This is not to downplay the tragedy that nearly 24,000 women in California were diagnosed with breast cancer in 2010. Nevertheless, that figure is a tiny fraction of 1 percent of the 19 million women in the state. An individual woman’s risk is equally small.
Using the most recent cancer registry data, let’s see how breast cancer incidence numbers for Marin stack up over the long haul. From 1988 to 2012, Marin averaged 154 new cases per 100,000 women; California averaged 127, for a difference of 27 cases. The absolute rate for the difference is 27/100,000, or nearly three one-hundredths of 1 percent.
Yet the relative rate is 21 percent higher for Marin.
It’s easy to see that casting differences as relative rates serves far better as media bait than as an accurate depiction of risk.
Marin’s annual breast cancer death count, in real numbers, has fallen steadily from 51 deaths in 1988 to 31 in 2013. If there had been an epidemic, those rates would have increased, not decreased.
But the absence of a cancer cluster is not a news story.
Dr. Kelly spent her career explaining breast cancer risk so that women could make informed decisions under the stress of a new diagnosis.
“All over the country, it is the upper-class women who are more often diagnosed with breast cancer because they are more likely to have access to medical care,” she said. “Every day is precious, but many of my patients seemed to think that if they did not die of breast cancer, they would live forever.”
Cancer Cluster Busters?
In November 2012 the San Francisco Chronicle reported on a study about the spread of breast cancer among wealthy white women. The article, titled “Bay Area Cancer Clusters Seen, Marin Not Only Spot in Area With Higher Rate of Disease” told the story of a California breast cancer mapping project funded by the University of California and the state Department of Public Health. The Cancer Prevention Institute of California provided data and researchers, and an advisory group included local breast cancer activists.
The project authors declared that, “The elevated rate of invasive breast cancer among women living in Marin County has been well documented. The findings in this report, however, raise the possibility that communities elsewhere … may be similarly affected.”
The terrifying claim of newly discovered cancer clusters was presented in terms of relative, not absolute, rates. The authors found that from 2000 to 2008, Marin and other communities of affluent women in California had the highest invasive breast cancer incidence rates—as much as 29 percent higher than the state average.
But the absolute numbers buried in the study tell a different tale. The data for the North Bay show 112 cases per 100,000 women, versus 95 cases per 100,000 for the rest of California. The difference is 17 cases in 100,000 women—or 17/100s of 1 percent. The South Bay clocked in at a numerator of 123 cases, for a difference from the rest of California of 28 cases, or 28/100s of 1 percent.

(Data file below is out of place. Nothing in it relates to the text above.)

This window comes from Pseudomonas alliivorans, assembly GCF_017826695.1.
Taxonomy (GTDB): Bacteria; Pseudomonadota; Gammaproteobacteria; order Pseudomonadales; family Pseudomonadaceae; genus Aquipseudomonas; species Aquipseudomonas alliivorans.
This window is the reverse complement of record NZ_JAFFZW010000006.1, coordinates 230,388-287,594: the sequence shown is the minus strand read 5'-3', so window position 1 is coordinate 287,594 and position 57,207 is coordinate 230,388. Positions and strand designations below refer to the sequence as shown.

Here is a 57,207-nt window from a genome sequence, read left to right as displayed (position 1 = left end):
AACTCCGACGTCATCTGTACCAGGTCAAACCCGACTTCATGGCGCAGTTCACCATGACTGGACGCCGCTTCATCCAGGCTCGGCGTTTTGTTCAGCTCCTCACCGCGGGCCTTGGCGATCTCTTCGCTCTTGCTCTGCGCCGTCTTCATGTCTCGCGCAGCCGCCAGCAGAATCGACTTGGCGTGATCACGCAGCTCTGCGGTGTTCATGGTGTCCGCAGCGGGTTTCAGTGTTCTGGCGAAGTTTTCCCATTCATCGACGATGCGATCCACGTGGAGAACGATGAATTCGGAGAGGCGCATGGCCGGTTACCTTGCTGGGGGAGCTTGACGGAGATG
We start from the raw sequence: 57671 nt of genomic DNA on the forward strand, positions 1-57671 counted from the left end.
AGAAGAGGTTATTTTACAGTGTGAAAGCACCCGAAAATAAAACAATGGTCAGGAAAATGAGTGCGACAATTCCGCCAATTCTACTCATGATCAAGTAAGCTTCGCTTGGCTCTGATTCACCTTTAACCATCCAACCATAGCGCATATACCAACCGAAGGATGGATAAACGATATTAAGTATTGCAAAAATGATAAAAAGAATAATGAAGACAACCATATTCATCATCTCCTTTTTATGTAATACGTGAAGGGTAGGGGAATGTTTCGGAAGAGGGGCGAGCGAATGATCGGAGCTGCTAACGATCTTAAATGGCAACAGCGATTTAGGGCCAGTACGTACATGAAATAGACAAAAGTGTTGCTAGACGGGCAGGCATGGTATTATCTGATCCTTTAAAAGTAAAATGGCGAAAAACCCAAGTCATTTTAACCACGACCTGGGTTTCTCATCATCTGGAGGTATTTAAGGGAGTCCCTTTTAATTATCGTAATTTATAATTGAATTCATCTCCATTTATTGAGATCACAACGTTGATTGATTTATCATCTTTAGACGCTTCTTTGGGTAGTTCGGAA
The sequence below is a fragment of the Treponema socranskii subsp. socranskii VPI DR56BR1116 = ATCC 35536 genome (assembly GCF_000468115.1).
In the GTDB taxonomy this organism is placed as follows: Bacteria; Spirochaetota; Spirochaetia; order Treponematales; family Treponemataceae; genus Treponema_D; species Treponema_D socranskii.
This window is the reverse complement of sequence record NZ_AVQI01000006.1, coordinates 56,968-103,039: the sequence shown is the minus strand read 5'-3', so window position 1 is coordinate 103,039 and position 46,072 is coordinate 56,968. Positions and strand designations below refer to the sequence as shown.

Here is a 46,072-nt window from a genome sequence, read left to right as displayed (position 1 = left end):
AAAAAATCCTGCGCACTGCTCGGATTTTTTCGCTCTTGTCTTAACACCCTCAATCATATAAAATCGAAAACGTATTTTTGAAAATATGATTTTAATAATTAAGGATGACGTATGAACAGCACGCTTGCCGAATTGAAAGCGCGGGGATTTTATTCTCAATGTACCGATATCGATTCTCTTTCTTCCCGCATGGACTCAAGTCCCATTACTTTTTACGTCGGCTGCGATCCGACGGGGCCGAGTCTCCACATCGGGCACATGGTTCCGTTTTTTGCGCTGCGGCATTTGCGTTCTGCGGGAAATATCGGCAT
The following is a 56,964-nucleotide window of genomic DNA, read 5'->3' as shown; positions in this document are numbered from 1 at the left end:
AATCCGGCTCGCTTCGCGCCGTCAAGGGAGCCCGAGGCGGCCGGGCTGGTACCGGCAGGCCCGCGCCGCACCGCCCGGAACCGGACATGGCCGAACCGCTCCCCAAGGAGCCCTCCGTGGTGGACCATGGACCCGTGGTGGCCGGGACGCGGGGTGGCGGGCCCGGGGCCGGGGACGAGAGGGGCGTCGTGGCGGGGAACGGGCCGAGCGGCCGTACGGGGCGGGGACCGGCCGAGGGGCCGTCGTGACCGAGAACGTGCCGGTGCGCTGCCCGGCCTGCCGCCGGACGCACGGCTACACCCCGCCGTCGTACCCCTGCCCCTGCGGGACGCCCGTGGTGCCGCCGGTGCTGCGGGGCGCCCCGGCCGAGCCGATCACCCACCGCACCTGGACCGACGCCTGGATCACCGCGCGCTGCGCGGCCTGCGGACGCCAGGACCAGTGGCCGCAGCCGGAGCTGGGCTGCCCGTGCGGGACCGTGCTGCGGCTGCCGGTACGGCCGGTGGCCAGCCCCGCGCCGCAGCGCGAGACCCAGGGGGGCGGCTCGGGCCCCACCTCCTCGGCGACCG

By framing these minute differences as relative ratios of 17 percent and 29 percent, the authors obscured the statistical insignificance of the quantum-sized increase—a difference that can be accounted for by chance or by more frequent screening.
According to California Health Interview Survey, 78 percent of upper middle-class white women in the South Bay get regular mammograms, compared to 65 percent of Californians. More screening means more new diagnoses and higher incident rates, but the study did not explore this explanation.
Instead, launching a circular argument, it claimed that the finding that white women had more cancer “was consistent with the fact that White [sic] women face an increased rate of breast cancer.” The study also claimed that the low incidence rates for Latinas are “consistent with the fact that Hispanic women face a decreased risk of breast cancer.”
The California Health Interview Survey reports that Latinas get significantly fewer mammograms than do wealthy white women—and their breast cancer death rates are rising. The breast cancer mortality rate for African Americans is much higher than for whites in California, although blacks have less access to screening and medical care.
Read part one here: http://www.ptreyeslight.com/article/busted-breast-cancer-money-and-media...
Read part three here: http://www.ptreyeslight.com/article/busted-breast-cancer-money-and-media...
Read part four here: http://www.ptreyeslight.com/article/busted-breast-cancer-money-and-media...
Read part five here: http://www.ptreyeslight.com/article/busted-breast-cancer-money-and-media...
Read part six here: http://www.ptreyeslight.com/article/busted-breast-cancer-money-and-media...
Read part seven here: http://www.ptreyeslight.com/article/busted-breast-cancer-money-and-media...
Read part eight here: http://www.ptreyeslight.com/article/busted-breast-cancer-money-and-media...
Read part nine here: http://www.ptreyeslight.com/article/busted-breast-cancer-money-and-media...
Read part ten here: http://www.ptreyeslight.com/article/busted-breast-cancer-money-and-media...
Read part eleven here: http://www.ptreyeslight.com/article/busted-breast-cancer-money-and-media...